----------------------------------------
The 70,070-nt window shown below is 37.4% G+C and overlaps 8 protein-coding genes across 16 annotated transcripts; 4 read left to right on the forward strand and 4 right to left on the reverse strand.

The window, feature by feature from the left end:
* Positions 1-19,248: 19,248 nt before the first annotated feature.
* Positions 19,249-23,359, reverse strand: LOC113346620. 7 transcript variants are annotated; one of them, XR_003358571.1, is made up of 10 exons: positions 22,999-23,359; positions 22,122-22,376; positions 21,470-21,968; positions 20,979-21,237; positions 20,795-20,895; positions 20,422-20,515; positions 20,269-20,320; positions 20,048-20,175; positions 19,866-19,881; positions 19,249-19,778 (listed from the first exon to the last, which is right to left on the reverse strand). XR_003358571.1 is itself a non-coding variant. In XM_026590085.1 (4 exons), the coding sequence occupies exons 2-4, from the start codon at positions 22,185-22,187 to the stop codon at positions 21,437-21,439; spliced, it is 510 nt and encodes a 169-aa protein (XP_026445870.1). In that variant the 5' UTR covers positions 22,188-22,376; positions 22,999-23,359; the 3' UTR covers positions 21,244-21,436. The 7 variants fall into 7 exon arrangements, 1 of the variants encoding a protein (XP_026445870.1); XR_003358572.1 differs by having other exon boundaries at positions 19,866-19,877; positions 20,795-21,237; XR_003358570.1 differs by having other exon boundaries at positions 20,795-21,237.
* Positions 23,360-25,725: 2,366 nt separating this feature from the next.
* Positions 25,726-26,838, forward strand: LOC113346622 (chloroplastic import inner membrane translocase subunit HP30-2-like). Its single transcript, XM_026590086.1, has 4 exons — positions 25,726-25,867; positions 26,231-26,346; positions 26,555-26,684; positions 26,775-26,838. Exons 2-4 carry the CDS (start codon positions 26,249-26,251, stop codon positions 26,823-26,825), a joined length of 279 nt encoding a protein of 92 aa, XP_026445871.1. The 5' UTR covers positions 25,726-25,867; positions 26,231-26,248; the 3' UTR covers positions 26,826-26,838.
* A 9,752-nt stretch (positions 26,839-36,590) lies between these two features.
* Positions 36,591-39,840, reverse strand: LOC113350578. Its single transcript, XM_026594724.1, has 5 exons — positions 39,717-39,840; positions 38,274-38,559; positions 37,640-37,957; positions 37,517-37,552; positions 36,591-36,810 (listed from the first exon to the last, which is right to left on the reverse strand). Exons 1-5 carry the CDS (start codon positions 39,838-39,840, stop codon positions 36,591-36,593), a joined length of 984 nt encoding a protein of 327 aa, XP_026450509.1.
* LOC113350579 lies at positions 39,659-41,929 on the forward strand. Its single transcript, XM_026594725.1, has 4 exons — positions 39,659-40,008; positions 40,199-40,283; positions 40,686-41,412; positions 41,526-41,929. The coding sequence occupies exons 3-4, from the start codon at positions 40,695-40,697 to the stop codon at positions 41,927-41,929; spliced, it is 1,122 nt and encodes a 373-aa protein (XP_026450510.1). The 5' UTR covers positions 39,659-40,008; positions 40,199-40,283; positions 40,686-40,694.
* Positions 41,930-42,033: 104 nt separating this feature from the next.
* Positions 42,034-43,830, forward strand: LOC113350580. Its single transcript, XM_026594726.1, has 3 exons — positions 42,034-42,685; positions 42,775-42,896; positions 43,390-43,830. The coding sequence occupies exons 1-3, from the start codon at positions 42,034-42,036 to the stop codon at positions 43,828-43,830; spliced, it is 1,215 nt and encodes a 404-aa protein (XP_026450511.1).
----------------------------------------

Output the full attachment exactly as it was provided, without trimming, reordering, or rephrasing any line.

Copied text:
The 70,070-nt window shown below is 37.4% G+C and overlaps 8 protein-coding genes across 16 annotated transcripts; 4 read left to right on the forward strand and 4 right to left on the reverse strand.

The window, feature by feature from the left end:
* Positions 1-19,248: 19,248 nt before the first annotated feature.
* Positions 19,249-23,359, reverse strand: LOC113346620. 7 transcript variants are annotated; one of them, XR_003358571.1, is made up of 10 exons: positions 22,999-23,359; positions 22,122-22,376; positions 21,470-21,968; positions 20,979-21,237; positions 20,795-20,895; positions 20,422-20,515; positions 20,269-20,320; positions 20,048-20,175; positions 19,866-19,881; positions 19,249-19,778 (listed from the first exon to the last, which is right to left on the reverse strand). XR_003358571.1 is itself a non-coding variant. In XM_026590085.1 (4 exons), the coding sequence occupies exons 2-4, from the start codon at positions 22,185-22,187 to the stop codon at positions 21,437-21,439; spliced, it is 510 nt and encodes a 169-aa protein (XP_026445870.1). In that variant the 5' UTR covers positions 22,188-22,376; positions 22,999-23,359; the 3' UTR covers positions 21,244-21,436. The 7 variants fall into 7 exon arrangements, 1 of the variants encoding a protein (XP_026445870.1); XR_003358572.1 differs by having other exon boundaries at positions 19,866-19,877; positions 20,795-21,237; XR_003358570.1 differs by having other exon boundaries at positions 20,795-21,237.
* Positions 23,360-25,725: 2,366 nt separating this feature from the next.
* Positions 25,726-26,838, forward strand: LOC113346622 (chloroplastic import inner membrane translocase subunit HP30-2-like). Its single transcript, XM_026590086.1, has 4 exons — positions 25,726-25,867; positions 26,231-26,346; positions 26,555-26,684; positions 26,775-26,838. Exons 2-4 carry the CDS (start codon positions 26,249-26,251, stop codon positions 26,823-26,825), a joined length of 279 nt encoding a protein of 92 aa, XP_026445871.1. The 5' UTR covers positions 25,726-25,867; positions 26,231-26,248; the 3' UTR covers positions 26,826-26,838.
* A 9,752-nt stretch (positions 26,839-36,590) lies between these two features.
* Positions 36,591-39,840, reverse strand: LOC113350578. Its single transcript, XM_026594724.1, has 5 exons — positions 39,717-39,840; positions 38,274-38,559; positions 37,640-37,957; positions 37,517-37,552; positions 36,591-36,810 (listed from the first exon to the last, which is right to left on the reverse strand). Exons 1-5 carry the CDS (start codon positions 39,838-39,840, stop codon positions 36,591-36,593), a joined length of 984 nt encoding a protein of 327 aa, XP_026450509.1.
* LOC113350579 lies at positions 39,659-41,929 on the forward strand. Its single transcript, XM_026594725.1, has 4 exons — positions 39,659-40,008; positions 40,199-40,283; positions 40,686-41,412; positions 41,526-41,929. The coding sequence occupies exons 3-4, from the start codon at positions 40,695-40,697 to the stop codon at positions 41,927-41,929; spliced, it is 1,122 nt and encodes a 373-aa protein (XP_026450510.1). The 5' UTR covers positions 39,659-40,008; positions 40,199-40,283; positions 40,686-40,694.
* Positions 41,930-42,033: 104 nt separating this feature from the next.
* Positions 42,034-43,830, forward strand: LOC113350580. Its single transcript, XM_026594726.1, has 3 exons — positions 42,034-42,685; positions 42,775-42,896; positions 43,390-43,830. The coding sequence occupies exons 1-3, from the start codon at positions 42,034-42,036 to the stop codon at positions 43,828-43,830; spliced, it is 1,215 nt and encodes a 404-aa protein (XP_026450511.1).